- Build native UIs - Each OS-specific application provides a different user-interface layer (implemented in C# with the assistance of native UI design tools):
- On iOS use the MonoTouch.UIKit APIs to create native-looking applications, optionally utilizing Apple’s Interface Builder.
- On Android, use Android.Views to create native-looking applications, taking advantage of Xamarin’s UI designer
- On Windows Phone you will be using the XAML/Silverlight presentation layer, using Visual Studio or Blend’s UI designer
- On Windows 8, use the Metro APIs to create a native user experience.
The amount of code re-use will depend largely on how much code is kept in the shared core and how much code is user-interface specific. The core code is anything that does not interact directly with the user, but instead provides services for parts of the application that will collect and display this information.
To increase the amount of code re-use, you can adopt cross-platform components that provide common services across all these systems such as:
- SQLite-NET for local SQL storage,
- Xamarin.Mobile for accessing device-specific capabilities including the camera, contacts and geolocation,
- Using framework features for networking, web services, IO and more.
Some of these components are implemented in the Tasky Pro and MWC 2012 case studies.
Separate Reusable Code into a Core Library
By following the principle of separation of responsibility by layering your application architecture and then moving core functionality that is platform agnostic into a reusable core library, you can maximize code sharing across platforms, as the figure below illustrates:
There are two case studies that accompany this document – Tasky Pro and MWC2012. Each case study discusses the implementation of the concepts outlined in this document in a real-world example. The code is open source and available on github.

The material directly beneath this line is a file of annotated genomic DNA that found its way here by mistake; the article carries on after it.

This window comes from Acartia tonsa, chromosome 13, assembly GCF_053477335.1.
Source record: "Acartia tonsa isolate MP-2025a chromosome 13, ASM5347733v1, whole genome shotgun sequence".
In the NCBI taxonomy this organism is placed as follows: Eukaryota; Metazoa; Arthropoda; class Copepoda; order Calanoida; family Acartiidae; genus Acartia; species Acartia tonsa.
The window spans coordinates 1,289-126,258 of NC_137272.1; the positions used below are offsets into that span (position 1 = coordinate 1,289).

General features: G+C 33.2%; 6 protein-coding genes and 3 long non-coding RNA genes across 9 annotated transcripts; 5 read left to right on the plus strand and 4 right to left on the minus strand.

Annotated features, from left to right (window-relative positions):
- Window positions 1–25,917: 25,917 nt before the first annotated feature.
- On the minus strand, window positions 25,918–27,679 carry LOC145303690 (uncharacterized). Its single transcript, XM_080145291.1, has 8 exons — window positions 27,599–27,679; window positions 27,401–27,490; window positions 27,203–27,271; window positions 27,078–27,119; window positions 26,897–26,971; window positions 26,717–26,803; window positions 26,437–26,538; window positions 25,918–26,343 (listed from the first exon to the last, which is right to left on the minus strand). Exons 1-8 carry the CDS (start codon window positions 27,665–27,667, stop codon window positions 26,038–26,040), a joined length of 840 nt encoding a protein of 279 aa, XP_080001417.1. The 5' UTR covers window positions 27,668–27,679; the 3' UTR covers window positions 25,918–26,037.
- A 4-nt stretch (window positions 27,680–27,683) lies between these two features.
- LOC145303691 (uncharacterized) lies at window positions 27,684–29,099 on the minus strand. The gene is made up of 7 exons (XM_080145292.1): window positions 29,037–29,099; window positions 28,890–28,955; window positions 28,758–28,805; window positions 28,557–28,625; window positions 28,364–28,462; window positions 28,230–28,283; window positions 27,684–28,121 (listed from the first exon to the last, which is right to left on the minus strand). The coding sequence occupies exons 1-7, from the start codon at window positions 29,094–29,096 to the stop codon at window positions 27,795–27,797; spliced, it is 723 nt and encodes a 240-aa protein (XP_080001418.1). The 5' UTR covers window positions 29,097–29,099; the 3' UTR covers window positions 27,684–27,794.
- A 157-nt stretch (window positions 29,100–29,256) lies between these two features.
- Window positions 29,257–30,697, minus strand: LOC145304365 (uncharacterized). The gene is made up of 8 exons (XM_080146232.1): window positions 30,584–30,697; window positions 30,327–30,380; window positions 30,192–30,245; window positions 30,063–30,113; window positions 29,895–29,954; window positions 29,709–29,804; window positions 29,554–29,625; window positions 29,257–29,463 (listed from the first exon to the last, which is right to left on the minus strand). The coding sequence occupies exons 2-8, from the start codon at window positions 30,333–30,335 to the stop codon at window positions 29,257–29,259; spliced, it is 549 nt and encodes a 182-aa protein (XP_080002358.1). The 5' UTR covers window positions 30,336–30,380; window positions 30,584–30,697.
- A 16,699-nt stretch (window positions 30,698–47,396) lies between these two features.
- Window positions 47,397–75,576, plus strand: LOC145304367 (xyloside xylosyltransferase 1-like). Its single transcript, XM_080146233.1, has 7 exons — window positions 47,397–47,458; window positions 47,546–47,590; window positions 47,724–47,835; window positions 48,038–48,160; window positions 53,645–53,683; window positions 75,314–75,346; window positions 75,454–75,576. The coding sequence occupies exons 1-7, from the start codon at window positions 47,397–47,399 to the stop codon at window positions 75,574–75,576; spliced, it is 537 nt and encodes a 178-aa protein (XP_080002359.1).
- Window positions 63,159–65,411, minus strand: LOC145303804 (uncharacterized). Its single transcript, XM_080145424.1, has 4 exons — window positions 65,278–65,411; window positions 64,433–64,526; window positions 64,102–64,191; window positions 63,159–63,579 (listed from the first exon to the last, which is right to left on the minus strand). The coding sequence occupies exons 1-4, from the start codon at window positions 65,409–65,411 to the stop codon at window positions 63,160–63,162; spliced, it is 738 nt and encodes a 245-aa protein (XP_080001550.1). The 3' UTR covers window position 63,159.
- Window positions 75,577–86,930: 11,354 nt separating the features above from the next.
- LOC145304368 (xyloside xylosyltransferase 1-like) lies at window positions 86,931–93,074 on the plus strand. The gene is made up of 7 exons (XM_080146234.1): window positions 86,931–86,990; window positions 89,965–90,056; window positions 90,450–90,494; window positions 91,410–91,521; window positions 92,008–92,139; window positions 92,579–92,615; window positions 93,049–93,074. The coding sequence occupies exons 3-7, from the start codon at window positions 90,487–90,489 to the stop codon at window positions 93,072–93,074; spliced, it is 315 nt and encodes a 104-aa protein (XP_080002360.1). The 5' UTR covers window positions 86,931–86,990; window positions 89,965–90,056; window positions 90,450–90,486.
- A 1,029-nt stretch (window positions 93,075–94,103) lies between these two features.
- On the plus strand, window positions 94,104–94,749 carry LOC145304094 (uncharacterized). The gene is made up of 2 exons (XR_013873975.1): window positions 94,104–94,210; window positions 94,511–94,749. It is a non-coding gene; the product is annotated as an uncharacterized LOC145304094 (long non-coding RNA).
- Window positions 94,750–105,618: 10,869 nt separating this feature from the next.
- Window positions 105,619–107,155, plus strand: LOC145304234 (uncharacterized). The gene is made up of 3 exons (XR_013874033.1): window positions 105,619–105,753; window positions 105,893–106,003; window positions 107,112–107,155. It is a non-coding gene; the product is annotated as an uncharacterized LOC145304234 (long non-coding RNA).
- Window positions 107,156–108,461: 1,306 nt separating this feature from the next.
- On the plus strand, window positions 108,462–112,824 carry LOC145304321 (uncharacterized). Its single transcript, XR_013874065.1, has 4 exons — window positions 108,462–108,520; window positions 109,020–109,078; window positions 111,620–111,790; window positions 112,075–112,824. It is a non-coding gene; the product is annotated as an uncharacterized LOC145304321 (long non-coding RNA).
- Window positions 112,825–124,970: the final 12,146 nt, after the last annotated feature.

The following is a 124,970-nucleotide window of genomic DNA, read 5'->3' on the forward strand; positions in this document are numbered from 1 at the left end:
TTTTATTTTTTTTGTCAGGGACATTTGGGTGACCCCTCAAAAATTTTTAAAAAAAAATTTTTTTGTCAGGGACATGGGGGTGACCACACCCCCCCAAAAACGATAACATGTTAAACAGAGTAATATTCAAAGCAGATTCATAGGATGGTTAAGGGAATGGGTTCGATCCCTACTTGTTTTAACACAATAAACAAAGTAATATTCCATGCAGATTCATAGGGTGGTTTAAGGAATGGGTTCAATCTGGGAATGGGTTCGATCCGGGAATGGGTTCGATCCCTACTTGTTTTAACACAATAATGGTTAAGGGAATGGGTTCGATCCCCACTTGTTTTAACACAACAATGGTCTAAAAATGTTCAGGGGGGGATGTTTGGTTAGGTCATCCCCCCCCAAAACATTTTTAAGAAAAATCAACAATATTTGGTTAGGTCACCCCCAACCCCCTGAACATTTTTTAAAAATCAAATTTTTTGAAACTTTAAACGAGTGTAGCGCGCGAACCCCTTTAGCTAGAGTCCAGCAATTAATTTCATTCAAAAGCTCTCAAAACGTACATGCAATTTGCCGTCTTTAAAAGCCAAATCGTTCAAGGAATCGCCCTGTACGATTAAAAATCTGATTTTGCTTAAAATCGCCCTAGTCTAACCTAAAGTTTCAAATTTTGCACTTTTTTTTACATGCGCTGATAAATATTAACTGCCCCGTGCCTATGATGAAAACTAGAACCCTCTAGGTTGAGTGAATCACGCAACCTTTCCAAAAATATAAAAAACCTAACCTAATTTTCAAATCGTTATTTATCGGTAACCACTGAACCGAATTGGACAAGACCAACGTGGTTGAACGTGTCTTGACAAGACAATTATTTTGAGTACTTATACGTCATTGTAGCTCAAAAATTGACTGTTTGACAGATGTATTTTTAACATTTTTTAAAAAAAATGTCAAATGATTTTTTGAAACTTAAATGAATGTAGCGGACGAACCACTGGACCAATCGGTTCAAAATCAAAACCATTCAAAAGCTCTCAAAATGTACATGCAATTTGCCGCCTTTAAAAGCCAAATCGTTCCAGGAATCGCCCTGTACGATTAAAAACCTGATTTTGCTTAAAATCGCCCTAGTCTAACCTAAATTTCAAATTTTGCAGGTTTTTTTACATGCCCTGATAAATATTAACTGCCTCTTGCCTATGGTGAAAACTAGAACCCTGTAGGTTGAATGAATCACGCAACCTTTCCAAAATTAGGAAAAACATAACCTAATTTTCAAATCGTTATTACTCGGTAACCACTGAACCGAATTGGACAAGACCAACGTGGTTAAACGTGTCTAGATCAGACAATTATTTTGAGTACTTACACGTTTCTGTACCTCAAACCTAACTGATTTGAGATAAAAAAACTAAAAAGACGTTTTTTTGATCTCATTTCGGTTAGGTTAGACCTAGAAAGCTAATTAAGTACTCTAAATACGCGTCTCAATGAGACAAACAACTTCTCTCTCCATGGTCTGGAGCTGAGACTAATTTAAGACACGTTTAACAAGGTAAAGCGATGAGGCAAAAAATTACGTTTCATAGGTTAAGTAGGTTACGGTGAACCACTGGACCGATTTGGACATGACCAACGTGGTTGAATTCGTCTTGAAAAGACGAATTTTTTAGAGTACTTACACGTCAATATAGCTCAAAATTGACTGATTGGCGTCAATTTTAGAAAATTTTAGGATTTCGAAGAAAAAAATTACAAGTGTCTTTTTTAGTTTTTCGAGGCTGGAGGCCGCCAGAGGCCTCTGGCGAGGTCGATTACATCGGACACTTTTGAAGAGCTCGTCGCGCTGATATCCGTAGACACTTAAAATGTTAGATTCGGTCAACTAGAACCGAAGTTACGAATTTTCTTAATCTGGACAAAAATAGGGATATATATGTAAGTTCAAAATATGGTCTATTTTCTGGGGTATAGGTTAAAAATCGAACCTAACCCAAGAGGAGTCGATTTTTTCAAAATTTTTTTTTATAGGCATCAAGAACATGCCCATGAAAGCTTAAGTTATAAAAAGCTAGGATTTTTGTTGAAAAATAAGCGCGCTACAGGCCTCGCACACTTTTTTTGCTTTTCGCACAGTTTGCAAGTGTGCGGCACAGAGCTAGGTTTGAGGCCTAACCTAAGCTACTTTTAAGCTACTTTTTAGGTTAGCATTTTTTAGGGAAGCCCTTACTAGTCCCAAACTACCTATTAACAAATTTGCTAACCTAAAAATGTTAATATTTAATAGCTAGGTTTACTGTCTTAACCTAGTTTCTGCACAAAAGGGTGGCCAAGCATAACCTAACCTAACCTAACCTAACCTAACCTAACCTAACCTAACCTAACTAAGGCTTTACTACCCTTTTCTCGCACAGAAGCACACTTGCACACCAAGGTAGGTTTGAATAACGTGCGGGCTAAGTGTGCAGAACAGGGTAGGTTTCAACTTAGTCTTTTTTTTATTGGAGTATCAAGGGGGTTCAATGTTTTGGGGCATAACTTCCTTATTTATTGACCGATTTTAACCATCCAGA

Cross-Platform Mobile Application Case Studies
The principles outlined in this document are put into practice in two sample applications that are available for download: Tasky Pro and the MWC 2012 conference app.
Tasky is a simple to-do list application for iOS, Android and Windows Phone. It demonstrates the basics of creating a cross-platform application with Xamarin and uses a local SQLite database.
Read the Tasky Pro Case Study.
MWC 2012 is a conference schedule application created for the Mobile World Congress in Barcelona, February 2012.
It is a sophisticated application that includes SQLite database support, remote data download, image caching, separate UI for iPad and iPhone as well as support for Android and Windows Phone. Platform-specific features like Live Tiles on Windows Phone are included.
Read the MWC 2012 Case Study.
This document has introduced Xamarin’s application development tools and discussed how to build applications that target multiple mobile platforms.
It covered a layered architecture that structures code for re-use across multiple platforms, and describes different software patterns that can be used within that architecture.
Examples are given of common application functions (like file and network operations) and how they can be built in a cross-platform way.
Finally it briefly discusses testing, and provides references to the case studies that put these principles into action.